Designing Gygaxian

Concept:
On her blog, industry veteran Brenda Brathwaite sent out a challenge to game designers to honor the late Gary Gygax through his medium of choice. Just as poetry is written in memory of poets, and paintings are made in memory of painters, Brathwaite hoped that games would be created in memory of Gygax's contributions to the industry.

For my response to the challenge, I wanted to focus on the breakthroughs in game design which Gygax himself contributed. This meant distilling the aspects of D&D that Gygax could lay claim to, and for me definitely meant including twenty-sided dice - an innovation that Gygax brought to gaming, to eliminate the bell-curve of probability created when using multiple six-sided dice.

Design:
What followed was a somewhat abbreviated research period, spent studying Gygax's history, and the games for which he took design credit. Luckily, biographical information on Gygax was in no short supply due to his recent passing. A well-informed Wired feature by David Kushner ended up as my primary text, while I distilled out Mr. Gygax's design temperament.

I published my findings as part of my regular column at Joystiq, where I described Gygax's design style as contradictory in nature, obsessed with the importance of improvisation, but also rigidly attached to the idea of attributes and numerical values. My consensus was that Gygax embraced improvisation, but only while constrained. Rules created boundaries, but within those boundaries players could, well, play. This is where I found the overriding theme for my design.

Wanting to pay homage to the legacy of D&D - though without the countless rulebooks - I decided to invert the dynamics of the classic role-playing game. Since Gygax embraced improvisation - and since the Dungeon Master was always the main performer in a game - I made the role of DM the primary role of players in the game. Rather than one DM for four players, I wanted four DMs for one player, thus placing the importance on the delivery of the game design and story, rather than on the exploration.

With so many cooks in the kitchen, it naturally followed that the primary conflict would be to take control of the game's progression. My ideal player behavior was to have several DMs, each with their own disparate ideas of the game's atmosphere, stubbornly switching between magical forests, futuristic space stations, and modern offices with each turn, the sole player all the while just trying to keep track of where he needs to go next.

Speaking of the player character, his role seemed problematic to me at first. He played a necessary role in the game (what's the point of building a dungeon if there's nobody there to explore it?), but his tasks were incredibly ancillary to those of the DMs. I didn't want to devise complicated mechanics for a character that really wasn't the game's focus, so I opted to downplay the player. His primary task would be moving around the game world (basically saying "North, South, West, get lamp"), but his most important task would be drawing the map, the only true artifact of the created space.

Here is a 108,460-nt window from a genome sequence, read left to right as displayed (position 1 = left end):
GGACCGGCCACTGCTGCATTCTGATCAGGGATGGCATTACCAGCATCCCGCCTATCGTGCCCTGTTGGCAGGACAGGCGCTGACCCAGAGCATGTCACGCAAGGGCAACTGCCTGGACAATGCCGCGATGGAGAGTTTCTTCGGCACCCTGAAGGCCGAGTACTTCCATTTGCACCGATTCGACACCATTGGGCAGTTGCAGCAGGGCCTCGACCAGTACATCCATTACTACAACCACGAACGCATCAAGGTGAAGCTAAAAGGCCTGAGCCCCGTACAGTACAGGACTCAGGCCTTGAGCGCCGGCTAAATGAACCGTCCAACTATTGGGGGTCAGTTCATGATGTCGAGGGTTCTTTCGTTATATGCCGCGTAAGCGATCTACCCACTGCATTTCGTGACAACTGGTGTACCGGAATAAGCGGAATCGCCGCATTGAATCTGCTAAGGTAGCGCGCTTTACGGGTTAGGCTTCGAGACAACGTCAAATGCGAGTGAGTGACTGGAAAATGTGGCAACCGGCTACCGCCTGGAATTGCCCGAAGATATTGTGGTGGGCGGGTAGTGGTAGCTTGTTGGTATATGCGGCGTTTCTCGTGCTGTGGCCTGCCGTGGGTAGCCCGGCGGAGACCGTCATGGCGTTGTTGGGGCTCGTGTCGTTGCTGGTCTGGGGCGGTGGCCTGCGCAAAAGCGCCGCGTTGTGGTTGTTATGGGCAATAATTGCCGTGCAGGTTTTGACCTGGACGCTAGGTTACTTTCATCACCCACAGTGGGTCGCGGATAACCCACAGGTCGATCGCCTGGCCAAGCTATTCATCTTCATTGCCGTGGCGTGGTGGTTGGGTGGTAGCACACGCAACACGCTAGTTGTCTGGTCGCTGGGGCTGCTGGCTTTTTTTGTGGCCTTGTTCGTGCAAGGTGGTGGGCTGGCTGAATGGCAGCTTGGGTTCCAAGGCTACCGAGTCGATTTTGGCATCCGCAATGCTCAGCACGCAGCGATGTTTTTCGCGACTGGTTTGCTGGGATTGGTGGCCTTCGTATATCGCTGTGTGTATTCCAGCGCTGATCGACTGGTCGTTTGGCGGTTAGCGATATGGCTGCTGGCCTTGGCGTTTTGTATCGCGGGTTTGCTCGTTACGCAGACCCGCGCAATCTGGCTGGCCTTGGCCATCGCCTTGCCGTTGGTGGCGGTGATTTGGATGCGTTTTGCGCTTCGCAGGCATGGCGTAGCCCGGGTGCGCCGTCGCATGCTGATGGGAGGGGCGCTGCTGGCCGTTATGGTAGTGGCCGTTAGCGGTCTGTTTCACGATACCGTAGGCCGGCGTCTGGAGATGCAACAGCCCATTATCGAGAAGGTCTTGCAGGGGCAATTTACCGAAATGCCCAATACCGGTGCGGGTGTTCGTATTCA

With the player relegated to the figurative back-of-the-room, it became important to devote stat-tracking and dice-rolling to the DMs (who were renamed "GameGods" or "GGs" as a subtle reference to Gygax's initials). Rolling a d20 to determine who goes next wasn't enough; I wanted the GGs constantly updating stats, with those stats not only determining one's ability to take control of the game, but also determining the degree of creative output once a GG had that control.

The latter idea became simplified to the game's "vocabulary" mechanic, with a Creativity attribute affecting the length of words GGs could use in describing their rooms. The other two attributes were devised to help determine which GG takes control each turn, and how the other GGs eventually wrest control away.

Some interplay between these stats was devised to ensure that the longer a GG had control, the harder it became to keep it. The logic involved in these interplays is questionable, but arguably present. Flaunting a big vocabulary boosts a player's Confidence, but affects their Resolution (you feel cool using big words, but it's tiring). Using Creativity also spreads Creativity to other GGs (it's a fact that being around smart people makes you smarter), a small addition that helps the attribute increase while GGs aren't in control.

Result:
I went a bit further in designing Gygaxian than I had intended. This is perhaps partly due to the game's rules, which took some time to express properly. Looking back, Gygaxian went from a tiny game in memory of Gygax, to something capable of standing on its own two legs. Fans of improvisation might really get a kick out of it. Unoriginal, introverted folk, not so much.

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